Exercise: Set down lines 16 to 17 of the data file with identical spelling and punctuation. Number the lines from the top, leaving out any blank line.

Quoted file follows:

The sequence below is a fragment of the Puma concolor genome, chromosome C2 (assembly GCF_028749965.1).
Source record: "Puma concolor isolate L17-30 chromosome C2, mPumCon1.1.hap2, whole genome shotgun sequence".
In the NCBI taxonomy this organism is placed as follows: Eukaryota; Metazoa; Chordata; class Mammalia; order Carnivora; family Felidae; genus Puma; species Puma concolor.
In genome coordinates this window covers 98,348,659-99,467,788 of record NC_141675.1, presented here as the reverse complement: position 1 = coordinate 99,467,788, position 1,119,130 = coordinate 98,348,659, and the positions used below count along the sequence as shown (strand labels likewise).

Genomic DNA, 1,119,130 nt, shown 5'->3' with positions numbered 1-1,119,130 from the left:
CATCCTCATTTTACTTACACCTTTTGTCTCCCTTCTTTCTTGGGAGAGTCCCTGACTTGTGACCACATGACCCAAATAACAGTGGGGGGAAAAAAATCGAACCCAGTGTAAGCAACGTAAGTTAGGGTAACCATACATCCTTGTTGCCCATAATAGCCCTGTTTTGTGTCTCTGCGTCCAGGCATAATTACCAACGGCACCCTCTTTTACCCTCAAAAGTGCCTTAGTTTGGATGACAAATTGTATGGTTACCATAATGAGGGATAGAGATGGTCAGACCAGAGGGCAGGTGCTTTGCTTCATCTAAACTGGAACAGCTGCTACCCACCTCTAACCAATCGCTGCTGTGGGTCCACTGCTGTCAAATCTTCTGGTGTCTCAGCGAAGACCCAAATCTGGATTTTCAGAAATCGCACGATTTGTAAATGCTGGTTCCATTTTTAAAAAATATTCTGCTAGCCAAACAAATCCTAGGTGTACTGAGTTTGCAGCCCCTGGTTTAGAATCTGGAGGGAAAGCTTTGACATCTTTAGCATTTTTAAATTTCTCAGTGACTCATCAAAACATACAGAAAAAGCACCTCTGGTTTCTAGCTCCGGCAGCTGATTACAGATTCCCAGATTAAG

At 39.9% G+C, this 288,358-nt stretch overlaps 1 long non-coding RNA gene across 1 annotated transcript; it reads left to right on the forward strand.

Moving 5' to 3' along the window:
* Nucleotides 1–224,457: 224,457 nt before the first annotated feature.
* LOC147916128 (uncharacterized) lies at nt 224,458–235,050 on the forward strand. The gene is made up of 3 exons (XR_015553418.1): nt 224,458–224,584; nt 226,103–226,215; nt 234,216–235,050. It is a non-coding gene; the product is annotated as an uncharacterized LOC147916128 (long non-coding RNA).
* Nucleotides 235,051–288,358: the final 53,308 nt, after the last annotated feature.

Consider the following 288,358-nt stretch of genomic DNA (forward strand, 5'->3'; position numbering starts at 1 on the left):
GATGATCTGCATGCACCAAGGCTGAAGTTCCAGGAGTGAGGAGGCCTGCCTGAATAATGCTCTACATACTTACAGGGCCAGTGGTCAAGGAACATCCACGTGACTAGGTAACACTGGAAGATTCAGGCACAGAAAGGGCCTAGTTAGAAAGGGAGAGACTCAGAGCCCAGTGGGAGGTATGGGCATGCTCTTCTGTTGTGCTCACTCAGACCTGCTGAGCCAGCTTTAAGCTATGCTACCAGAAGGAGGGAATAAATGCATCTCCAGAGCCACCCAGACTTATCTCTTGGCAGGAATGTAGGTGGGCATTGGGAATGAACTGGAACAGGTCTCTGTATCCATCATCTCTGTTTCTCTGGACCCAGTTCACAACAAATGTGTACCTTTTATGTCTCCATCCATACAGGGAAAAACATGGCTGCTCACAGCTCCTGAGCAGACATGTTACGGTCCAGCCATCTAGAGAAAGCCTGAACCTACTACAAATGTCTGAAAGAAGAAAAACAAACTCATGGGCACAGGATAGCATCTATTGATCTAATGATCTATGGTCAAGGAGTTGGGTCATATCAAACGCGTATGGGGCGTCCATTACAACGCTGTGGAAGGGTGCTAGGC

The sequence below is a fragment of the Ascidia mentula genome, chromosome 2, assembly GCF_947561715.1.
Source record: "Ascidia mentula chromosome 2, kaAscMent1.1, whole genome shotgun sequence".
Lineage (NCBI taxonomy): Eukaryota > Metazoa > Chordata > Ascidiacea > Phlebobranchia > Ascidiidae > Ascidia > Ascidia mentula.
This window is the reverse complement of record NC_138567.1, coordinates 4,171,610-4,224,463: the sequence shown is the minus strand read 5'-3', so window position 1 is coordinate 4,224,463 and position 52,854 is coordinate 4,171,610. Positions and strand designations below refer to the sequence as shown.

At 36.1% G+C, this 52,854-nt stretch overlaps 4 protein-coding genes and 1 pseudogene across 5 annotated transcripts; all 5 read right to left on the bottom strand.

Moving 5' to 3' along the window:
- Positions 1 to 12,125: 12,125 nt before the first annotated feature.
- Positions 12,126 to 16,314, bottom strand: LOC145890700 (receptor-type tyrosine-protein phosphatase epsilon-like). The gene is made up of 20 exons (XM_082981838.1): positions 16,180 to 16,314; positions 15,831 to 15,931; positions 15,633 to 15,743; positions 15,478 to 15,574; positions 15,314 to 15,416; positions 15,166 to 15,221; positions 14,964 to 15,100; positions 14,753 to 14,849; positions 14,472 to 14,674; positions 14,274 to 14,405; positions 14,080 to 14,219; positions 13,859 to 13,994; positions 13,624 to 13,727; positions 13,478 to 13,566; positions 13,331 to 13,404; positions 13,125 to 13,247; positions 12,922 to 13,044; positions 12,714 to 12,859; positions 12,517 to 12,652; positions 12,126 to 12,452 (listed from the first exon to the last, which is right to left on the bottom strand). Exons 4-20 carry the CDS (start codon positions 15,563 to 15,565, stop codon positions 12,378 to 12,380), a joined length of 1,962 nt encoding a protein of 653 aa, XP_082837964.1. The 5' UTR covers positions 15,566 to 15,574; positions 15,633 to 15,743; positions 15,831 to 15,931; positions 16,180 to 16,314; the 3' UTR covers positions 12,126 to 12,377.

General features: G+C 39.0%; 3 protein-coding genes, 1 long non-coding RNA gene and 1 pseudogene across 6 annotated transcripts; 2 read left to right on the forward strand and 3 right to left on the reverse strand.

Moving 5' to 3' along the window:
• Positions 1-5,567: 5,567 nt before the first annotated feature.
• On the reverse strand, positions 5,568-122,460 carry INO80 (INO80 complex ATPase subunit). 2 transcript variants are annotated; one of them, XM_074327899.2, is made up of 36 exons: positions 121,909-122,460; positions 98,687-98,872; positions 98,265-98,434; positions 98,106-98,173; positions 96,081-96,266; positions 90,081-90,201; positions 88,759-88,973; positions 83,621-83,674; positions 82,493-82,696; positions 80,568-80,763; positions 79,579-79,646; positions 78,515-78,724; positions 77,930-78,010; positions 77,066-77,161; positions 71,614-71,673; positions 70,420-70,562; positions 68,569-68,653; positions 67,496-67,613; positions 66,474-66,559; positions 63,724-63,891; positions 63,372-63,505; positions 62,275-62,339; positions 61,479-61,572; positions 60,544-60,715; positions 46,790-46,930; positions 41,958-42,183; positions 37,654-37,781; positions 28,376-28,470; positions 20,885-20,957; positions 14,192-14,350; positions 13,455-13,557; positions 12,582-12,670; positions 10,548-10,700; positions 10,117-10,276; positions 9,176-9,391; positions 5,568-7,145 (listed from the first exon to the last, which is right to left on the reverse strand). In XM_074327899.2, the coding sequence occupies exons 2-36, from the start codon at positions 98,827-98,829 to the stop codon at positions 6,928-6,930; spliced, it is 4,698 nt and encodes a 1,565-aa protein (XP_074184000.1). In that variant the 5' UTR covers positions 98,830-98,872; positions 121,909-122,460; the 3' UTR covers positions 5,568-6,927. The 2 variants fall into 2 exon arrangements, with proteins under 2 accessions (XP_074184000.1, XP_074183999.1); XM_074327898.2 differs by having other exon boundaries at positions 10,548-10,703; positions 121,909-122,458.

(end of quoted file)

Lineage (NCBI taxonomy): Eukaryota > Metazoa > Chordata > Ascidiacea > Phlebobranchia > Ascidiidae > Ascidia > Ascidia mentula.
This window is the reverse complement of record NC_138567.1, coordinates 4,171,610-4,224,463: the sequence shown is the minus strand read 5'-3', so window position 1 is coordinate 4,224,463 and position 52,854 is coordinate 4,171,610. Positions and strand designations below refer to the sequence as shown.